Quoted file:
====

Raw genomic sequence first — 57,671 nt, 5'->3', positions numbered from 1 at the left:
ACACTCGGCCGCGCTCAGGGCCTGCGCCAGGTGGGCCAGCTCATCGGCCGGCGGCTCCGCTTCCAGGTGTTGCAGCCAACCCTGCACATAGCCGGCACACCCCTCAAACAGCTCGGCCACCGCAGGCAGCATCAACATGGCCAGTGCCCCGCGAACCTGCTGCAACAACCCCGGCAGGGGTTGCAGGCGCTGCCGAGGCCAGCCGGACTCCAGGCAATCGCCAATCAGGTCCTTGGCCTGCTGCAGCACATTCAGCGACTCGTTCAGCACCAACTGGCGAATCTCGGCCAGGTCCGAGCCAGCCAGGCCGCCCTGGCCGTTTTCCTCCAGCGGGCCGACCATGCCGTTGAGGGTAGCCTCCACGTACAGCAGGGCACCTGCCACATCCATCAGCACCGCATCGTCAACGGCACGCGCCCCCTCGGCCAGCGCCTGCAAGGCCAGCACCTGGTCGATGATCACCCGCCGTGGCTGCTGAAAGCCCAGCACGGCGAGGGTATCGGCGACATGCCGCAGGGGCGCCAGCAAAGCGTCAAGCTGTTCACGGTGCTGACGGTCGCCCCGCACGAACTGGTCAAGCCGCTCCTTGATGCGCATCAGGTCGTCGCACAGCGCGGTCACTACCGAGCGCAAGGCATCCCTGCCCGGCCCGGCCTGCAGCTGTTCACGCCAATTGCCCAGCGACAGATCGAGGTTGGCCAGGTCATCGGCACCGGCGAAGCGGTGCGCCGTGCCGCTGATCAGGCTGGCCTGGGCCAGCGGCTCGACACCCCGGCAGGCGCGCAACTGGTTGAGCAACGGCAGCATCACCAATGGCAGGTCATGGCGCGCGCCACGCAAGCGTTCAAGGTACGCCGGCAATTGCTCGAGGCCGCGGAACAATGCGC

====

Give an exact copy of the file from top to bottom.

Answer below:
Raw genomic sequence first — 57,671 nt, 5'->3', positions numbered from 1 at the left:
ACACTCGGCCGCGCTCAGGGCCTGCGCCAGGTGGGCCAGCTCATCGGCCGGCGGCTCCGCTTCCAGGTGTTGCAGCCAACCCTGCACATAGCCGGCACACCCCTCAAACAGCTCGGCCACCGCAGGCAGCATCAACATGGCCAGTGCCCCGCGAACCTGCTGCAACAACCCCGGCAGGGGTTGCAGGCGCTGCCGAGGCCAGCCGGACTCCAGGCAATCGCCAATCAGGTCCTTGGCCTGCTGCAGCACATTCAGCGACTCGTTCAGCACCAACTGGCGAATCTCGGCCAGGTCCGAGCCAGCCAGGCCGCCCTGGCCGTTTTCCTCCAGCGGGCCGACCATGCCGTTGAGGGTAGCCTCCACGTACAGCAGGGCACCTGCCACATCCATCAGCACCGCATCGTCAACGGCACGCGCCCCCTCGGCCAGCGCCTGCAAGGCCAGCACCTGGTCGATGATCACCCGCCGTGGCTGCTGAAAGCCCAGCACGGCGAGGGTATCGGCGACATGCCGCAGGGGCGCCAGCAAAGCGTCAAGCTGTTCACGGTGCTGACGGTCGCCCCGCACGAACTGGTCAAGCCGCTCCTTGATGCGCATCAGGTCGTCGCACAGCGCGGTCACTACCGAGCGCAAGGCATCCCTGCCCGGCCCGGCCTGCAGCTGTTCACGCCAATTGCCCAGCGACAGATCGAGGTTGGCCAGGTCATCGGCACCGGCGAAGCGGTGCGCCGTGCCGCTGATCAGGCTGGCCTGGGCCAGCGGCTCGACACCCCGGCAGGCGCGCAACTGGTTGAGCAACGGCAGCATCACCAATGGCAGGTCATGGCGCGCGCCACGCAAGCGTTCAAGGTACGCCGGCAATTGCTCGAGGCCGCGGAACAATGCGC